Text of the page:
Last, the People’s Network for Sustainable Development will give the junta 100 days before coming back with a petition with 10,000 signatures as well as a new environmental law, drafted by the group and its networks, to replace the government’s version.
“My satisfaction with today’s agreement is at the lowest level possible,” Lertsak said. “This is the fourth time we’ve made a submission to the Ministry of Natural Resources and Environment. This time, we got a response that was a little better. This is a negotiation between the people’s sector and the government, so we accepted these agreements without much satisfaction.”
After the protest, the People’s Network for Sustainable Development read their announcement aloud.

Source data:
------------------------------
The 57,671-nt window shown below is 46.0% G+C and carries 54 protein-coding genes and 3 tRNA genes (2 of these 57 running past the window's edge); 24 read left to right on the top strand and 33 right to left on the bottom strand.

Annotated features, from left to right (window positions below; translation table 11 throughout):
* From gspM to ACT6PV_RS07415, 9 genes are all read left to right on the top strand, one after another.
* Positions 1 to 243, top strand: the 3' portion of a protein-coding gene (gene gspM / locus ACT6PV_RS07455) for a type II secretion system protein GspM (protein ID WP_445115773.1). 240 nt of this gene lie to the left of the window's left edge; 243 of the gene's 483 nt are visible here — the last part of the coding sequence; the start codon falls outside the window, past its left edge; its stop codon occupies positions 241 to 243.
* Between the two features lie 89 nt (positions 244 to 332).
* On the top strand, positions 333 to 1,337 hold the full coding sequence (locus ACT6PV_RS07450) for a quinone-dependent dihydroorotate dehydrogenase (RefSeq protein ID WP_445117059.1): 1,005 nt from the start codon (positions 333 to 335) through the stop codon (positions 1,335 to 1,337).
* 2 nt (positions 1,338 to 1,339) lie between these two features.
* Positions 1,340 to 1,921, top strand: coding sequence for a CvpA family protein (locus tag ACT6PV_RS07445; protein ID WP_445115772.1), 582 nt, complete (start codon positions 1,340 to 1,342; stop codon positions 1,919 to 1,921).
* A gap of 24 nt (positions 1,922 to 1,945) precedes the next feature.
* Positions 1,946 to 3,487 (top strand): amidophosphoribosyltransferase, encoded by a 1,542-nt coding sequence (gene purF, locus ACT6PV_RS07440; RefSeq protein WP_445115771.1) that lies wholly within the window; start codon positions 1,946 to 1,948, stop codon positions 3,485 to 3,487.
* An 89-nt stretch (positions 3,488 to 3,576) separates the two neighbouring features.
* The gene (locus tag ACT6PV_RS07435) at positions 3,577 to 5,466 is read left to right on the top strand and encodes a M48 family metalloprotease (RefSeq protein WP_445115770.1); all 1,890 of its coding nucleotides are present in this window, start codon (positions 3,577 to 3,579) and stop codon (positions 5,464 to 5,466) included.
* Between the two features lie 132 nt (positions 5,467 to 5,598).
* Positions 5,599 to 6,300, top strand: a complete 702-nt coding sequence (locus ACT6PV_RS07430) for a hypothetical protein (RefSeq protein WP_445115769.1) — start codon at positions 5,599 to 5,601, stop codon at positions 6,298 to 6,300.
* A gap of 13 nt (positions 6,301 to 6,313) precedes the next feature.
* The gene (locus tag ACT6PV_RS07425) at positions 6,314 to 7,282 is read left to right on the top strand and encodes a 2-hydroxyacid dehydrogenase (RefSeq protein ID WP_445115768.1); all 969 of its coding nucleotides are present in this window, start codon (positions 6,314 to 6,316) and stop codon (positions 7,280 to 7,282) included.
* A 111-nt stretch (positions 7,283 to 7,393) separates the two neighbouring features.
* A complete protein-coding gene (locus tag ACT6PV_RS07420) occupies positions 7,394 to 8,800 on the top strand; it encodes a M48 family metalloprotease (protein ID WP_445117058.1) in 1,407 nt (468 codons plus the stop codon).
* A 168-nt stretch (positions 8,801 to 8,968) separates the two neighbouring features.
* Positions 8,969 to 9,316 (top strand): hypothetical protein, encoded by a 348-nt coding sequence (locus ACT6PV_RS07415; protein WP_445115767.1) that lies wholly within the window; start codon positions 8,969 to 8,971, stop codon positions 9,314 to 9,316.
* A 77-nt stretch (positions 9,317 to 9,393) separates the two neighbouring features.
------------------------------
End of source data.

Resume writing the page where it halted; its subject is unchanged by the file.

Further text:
An official statement calling for the cancellation of the new environmental bill which does not reform EIA/EHIA.Throughout the eight months of drafting the Enhancement the and Conservation of National Environmental Quality Act, the Ministry of Natural Resources and Environment was supposed to be the agency responsible for amending the Act to reform the process of conducting Environmental Impact Assessments (EIA) and Environmental Health Impact Assessments (EHIA) in accordance with Article 58 of the Constitution and government policies in order to improve the country and create harmony between different parties in Thai society.Yet in practice the Ministry did not do this. The Ministry skewed the process by dusting off the Environmental Act used before the Constitution and rushed to process it within 240 days under Article 278 of the Constitution, without listening to the citizens’ views. The Ministry focused on reform of the EIA/EHIA system, a point of violent contention among people that causes financial, social, environmental and livelihood damage to citizens when it is carried out nationwide on development projects such as industrial plants, mines and high-rise buildings such as condominiums and large hotels.The draft Environment Act does not contain reforms that will lead to building and developing innovations to determine environmental impact reports. For example, the bill does not have regulations about Strategic Environmental Assessments (SEA) (even though this topic was stated by the junta leader on Feb. 21, 2016). On the other hand, the act contains a regressive loophole that waives the need for an EIA, rushing and cutting short the process. The bill even gives the cabinet the power to approve contracting of private companies to start work while waiting for EIA results, which is against globally-accepted environmental governance principles.The People’s Network for Sustainable Development would like to thank all of our brothers and sisters for supporting us in this fight. We would like to ask society to help pressure the junta to scrap this bill and reform the environmental law so that we may see a just decision-making process, protection of the environment and natural resources, and respect for the rights of citizens that are truly affected.The People’s Network for Sustainable DevelopmentDec. 7, 2017. Government House